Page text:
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Maitree Express is well begun, now to make it work

By Indrani Roy Mitra on board the Maitree Express
April 16, 2008 16:53 IST
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Only a lucky few get to see their dreams turn into reality. Former Bangladesh prime minister Sheikh Hasina is definitely not one of them. Her brainchild, the Kolkata-Dhaka passenger train, resumed service at a time when the former premier is under house arrest.

The Hasina government had conceptualised this railway service way back in 2001. On July 11 that year, the train had a trial run and an agreement with India was supposed to be signed the day after. But political instability and unrest in Bangladesh had relegated the project to the backburner and it took another seven years for the train to resume service.

The train is a dream come true for Bengalis divided by a manmade border, but the many bottlenecks involved in the journey need to be addressed.

Firstly, Customs formalities need to be simplified, as the long three-hour wait at the border is bound to test the patience of even the most seasoned traveller.

Having travelled on the train on both days since its inauguration, I have no qualms in admitting that arrangements on the Bangladesh side were far better than those on the Indian side.

Customs officials, on both sides of the border, need to be caring, hospitable and less fussy. At the Indian border checkpoint at Gede, the Customs officials insisted on thoroughly inspecting the tiffin box of eminent Bengali writer Shirshendu Mukhopadhyay. As part of their 'security check', they counted the number of puris in his tiffin box and raised questions about the bananas he was carrying.

In spite of each passenger's luggage being scanned, they were reopened, searched and handled roughly by the Customs officials.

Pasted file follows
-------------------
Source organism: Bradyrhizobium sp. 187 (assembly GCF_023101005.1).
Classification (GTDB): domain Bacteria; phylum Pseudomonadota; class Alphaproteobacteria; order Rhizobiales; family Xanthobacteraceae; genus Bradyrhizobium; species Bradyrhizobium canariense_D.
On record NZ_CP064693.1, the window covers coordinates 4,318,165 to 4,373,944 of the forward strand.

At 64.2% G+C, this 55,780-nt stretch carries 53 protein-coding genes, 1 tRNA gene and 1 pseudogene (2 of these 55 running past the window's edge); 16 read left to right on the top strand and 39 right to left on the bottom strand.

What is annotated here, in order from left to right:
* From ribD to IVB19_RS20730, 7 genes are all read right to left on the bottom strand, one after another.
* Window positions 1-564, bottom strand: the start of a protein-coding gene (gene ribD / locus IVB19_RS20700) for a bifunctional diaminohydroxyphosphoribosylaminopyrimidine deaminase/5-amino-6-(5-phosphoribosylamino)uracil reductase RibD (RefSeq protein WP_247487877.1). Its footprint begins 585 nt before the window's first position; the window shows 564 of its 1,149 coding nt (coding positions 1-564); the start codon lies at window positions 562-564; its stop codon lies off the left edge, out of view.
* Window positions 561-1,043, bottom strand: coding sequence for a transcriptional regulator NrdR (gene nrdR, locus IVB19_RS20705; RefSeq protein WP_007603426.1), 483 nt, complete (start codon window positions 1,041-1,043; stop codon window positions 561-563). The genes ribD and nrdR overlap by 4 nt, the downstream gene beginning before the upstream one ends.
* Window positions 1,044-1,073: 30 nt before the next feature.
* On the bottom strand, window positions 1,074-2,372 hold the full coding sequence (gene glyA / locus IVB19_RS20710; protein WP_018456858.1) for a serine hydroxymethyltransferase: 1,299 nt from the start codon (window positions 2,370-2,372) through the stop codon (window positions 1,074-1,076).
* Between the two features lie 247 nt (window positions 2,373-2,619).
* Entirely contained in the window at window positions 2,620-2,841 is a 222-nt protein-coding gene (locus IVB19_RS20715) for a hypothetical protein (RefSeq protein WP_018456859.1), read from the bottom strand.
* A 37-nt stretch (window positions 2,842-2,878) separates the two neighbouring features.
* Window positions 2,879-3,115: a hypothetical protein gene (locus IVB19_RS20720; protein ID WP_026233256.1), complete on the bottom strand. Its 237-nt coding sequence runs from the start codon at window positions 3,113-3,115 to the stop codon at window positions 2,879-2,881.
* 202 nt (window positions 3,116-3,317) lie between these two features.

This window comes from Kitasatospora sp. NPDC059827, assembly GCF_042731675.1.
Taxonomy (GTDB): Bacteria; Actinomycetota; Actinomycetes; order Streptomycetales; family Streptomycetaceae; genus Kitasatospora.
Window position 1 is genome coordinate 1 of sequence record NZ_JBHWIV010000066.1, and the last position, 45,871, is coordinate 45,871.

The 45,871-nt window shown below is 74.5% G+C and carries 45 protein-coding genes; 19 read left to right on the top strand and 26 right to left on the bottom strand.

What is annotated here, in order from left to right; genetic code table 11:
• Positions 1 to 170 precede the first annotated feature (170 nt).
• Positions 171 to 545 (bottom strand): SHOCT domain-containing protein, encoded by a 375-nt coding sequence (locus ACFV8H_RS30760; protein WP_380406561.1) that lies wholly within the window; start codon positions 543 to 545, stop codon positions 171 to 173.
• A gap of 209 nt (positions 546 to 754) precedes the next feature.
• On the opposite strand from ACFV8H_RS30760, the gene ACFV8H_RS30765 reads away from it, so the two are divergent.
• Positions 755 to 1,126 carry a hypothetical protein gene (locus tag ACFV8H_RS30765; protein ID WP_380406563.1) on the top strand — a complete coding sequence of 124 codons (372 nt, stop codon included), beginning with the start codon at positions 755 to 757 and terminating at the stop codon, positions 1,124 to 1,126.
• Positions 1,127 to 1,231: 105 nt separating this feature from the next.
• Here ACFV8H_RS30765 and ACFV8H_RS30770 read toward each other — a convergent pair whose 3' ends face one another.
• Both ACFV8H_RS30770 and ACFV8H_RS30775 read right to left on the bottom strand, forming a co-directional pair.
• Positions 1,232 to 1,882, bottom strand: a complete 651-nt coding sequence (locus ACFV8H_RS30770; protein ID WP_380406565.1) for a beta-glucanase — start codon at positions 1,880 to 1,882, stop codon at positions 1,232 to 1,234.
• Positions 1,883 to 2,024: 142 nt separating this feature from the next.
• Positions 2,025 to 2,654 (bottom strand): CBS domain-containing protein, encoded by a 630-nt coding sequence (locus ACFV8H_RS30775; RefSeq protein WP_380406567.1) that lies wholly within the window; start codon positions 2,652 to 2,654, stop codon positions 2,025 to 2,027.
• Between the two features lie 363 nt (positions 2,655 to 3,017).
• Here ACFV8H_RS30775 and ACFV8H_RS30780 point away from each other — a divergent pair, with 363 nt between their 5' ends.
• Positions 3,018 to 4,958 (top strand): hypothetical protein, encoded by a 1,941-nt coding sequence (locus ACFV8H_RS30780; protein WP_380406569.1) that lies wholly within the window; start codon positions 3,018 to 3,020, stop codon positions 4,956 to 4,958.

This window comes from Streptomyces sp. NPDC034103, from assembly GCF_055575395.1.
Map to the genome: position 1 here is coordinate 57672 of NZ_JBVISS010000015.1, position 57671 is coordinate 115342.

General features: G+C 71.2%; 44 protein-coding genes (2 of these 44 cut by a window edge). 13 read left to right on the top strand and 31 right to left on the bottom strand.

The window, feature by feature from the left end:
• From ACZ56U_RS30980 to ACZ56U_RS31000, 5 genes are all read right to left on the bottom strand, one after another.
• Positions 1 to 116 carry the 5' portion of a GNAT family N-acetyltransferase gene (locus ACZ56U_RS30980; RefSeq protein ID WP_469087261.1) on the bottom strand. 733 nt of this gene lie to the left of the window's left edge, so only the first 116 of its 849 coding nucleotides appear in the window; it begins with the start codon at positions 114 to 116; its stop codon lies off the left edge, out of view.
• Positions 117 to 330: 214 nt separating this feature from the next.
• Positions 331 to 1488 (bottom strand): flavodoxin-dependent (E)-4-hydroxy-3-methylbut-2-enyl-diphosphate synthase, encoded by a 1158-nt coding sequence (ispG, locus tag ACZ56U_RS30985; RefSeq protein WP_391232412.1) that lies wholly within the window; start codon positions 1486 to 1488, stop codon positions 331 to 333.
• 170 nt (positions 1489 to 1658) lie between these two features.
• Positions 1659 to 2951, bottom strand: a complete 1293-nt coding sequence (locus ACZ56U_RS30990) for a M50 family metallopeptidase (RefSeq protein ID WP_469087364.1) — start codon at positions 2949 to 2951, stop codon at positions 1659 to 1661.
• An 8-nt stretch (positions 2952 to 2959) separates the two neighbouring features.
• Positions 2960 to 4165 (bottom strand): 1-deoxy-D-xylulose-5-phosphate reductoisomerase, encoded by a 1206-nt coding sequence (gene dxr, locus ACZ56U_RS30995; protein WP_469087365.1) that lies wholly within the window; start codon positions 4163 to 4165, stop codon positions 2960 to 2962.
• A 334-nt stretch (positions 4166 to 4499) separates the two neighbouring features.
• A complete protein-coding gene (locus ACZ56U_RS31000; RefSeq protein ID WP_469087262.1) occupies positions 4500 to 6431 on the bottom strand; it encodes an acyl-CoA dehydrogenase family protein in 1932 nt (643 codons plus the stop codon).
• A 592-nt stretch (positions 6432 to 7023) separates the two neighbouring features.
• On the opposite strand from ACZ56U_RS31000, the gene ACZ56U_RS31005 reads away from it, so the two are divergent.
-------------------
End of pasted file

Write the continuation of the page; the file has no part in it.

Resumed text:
When this correspondent requested that a female official inspect her bag, the Customs officials looked shocked!

Emotions apart, logistics are of extreme importance when it comes to travel and tourism.

According to Jaya Verma Sinha, railway advisor at the Indian high commission in Dhaka, India has many plans in the pipeline to attract more passengers.

"Primarily, Indian Railways will offer traditional Bengali fare like Hilsa, rice, mishti doi and Biryani on the Maitree Express," she said.

To popularise the train service between the two Bengals, Indian Railways needs to ensure that there is better co-ordination between the two sides. Tickets for Maitree Express should be made available in stations across India.

Also, presentation of passport/visa should not be mandatory while issuing the train tickets. Booking and cancellation facilities for the tickets should be available online and return tickets should be available on both sides of the border. The railway authorities should also emphasise on the upgradation and infrastructural development of the Chitpur/Kolkata station.

To facilitate a comfortable, hassle-free journey for passengers, the authorities should expedite the immigration formalities and reschedule the train timings, so that less of daytime is spent in travelling.  Air-conditioned compartments can be added depending on the passenger response. Indian Railways also needs to introduce extra luggage booking facility and better facilities for children and senior citizens. 

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Indrani Roy Mitra on board the Maitree Express
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